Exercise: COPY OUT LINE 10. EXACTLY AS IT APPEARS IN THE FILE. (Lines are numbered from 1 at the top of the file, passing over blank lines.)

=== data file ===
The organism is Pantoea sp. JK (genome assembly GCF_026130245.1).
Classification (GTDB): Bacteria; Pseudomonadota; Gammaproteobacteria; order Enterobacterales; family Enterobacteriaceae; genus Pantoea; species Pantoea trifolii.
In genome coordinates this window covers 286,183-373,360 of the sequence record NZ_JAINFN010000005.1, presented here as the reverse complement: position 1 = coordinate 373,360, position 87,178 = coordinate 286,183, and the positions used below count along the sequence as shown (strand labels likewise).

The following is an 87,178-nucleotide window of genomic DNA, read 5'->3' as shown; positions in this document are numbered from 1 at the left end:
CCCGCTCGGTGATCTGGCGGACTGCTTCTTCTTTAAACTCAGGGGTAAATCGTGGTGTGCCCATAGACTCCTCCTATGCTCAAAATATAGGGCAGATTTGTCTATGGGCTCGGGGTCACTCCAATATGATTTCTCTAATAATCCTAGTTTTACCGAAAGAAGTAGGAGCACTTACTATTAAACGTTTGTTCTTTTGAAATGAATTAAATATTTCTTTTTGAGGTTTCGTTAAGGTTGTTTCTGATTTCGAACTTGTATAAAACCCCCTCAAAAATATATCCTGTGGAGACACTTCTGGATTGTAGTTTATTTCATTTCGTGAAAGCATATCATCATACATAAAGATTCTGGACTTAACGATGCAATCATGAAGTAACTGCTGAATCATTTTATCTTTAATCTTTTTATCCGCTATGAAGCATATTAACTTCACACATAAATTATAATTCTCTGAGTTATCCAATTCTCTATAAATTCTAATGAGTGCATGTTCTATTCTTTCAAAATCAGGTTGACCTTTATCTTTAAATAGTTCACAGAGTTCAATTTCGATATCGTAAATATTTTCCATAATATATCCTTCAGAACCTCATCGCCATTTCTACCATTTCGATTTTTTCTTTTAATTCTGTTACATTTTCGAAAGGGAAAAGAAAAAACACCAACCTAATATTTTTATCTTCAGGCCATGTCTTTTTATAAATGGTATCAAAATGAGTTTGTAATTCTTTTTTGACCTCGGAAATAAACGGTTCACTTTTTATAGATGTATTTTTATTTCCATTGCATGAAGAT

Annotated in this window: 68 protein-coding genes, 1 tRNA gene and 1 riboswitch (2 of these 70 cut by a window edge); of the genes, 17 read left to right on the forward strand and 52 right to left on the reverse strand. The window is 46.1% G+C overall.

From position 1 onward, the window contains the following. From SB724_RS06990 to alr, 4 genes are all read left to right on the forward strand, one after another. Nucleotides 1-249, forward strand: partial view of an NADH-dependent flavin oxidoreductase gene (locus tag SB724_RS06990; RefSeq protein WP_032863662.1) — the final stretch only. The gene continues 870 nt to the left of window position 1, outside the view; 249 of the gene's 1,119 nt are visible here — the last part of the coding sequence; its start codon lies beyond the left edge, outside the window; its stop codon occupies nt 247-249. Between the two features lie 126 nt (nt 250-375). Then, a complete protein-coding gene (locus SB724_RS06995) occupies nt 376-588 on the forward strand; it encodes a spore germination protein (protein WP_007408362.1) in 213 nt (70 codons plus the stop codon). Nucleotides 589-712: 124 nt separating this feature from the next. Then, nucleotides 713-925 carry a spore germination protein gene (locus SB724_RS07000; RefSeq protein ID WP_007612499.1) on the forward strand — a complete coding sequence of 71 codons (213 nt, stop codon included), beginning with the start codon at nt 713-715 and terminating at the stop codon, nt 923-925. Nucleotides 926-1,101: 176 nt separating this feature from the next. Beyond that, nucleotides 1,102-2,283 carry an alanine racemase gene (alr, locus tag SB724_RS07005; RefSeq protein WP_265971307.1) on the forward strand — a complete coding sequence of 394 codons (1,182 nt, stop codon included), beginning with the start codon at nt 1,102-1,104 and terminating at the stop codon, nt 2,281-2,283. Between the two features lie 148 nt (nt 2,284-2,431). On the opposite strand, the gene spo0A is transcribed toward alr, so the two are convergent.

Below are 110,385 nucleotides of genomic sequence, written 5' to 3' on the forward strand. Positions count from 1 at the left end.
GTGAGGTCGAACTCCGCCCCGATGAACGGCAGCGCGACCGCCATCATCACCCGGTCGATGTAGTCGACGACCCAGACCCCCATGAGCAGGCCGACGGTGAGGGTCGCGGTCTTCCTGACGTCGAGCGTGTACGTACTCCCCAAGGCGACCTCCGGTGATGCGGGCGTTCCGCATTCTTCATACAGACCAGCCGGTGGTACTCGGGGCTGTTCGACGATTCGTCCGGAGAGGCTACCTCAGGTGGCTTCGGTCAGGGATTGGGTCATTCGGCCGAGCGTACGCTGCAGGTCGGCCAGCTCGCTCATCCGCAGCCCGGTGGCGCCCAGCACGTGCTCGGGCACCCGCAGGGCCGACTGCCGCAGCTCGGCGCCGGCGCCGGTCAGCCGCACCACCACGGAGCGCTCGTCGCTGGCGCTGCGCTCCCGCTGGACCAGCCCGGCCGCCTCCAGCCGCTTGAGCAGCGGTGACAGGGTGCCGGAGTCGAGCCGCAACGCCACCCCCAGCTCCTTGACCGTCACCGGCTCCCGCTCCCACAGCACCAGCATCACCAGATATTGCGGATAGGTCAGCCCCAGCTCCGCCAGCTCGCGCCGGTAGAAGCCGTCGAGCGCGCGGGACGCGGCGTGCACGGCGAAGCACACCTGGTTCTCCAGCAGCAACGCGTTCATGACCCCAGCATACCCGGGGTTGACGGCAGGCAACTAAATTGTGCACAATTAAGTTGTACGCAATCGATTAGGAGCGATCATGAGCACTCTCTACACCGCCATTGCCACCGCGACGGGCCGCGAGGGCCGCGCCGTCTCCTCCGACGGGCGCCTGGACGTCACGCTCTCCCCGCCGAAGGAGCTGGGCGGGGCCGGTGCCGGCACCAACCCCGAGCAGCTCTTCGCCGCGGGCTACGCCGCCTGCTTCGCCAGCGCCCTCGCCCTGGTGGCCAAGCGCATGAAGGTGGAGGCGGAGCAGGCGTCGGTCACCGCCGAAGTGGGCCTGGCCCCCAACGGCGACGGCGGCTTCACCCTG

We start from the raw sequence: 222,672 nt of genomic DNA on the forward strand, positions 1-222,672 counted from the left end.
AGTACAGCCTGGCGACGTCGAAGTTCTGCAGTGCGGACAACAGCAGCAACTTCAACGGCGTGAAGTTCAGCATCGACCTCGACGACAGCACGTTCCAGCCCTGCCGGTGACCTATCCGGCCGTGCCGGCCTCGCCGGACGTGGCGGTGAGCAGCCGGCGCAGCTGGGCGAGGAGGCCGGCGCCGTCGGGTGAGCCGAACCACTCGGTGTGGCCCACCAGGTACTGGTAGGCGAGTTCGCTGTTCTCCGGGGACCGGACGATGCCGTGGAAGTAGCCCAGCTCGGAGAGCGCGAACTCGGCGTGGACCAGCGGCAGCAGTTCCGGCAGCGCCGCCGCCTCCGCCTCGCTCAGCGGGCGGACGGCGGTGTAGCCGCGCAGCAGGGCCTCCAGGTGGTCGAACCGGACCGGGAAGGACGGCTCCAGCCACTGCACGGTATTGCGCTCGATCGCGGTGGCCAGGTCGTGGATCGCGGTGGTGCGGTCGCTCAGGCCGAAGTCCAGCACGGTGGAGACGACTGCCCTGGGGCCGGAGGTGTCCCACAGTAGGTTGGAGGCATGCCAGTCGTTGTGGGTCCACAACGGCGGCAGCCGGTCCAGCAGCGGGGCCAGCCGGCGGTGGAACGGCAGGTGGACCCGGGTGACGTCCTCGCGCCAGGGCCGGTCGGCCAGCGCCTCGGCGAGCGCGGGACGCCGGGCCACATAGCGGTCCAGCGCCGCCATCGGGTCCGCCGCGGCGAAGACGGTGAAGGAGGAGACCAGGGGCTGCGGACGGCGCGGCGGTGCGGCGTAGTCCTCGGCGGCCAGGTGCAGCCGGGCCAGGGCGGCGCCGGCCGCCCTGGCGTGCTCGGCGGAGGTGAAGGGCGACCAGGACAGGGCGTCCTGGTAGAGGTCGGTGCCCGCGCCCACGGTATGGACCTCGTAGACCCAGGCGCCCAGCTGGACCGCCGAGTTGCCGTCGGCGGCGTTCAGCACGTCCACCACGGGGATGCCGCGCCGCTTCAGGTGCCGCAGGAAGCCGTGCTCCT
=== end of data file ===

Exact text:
We start from the raw sequence: 222,672 nt of genomic DNA on the forward strand, positions 1-222,672 counted from the left end.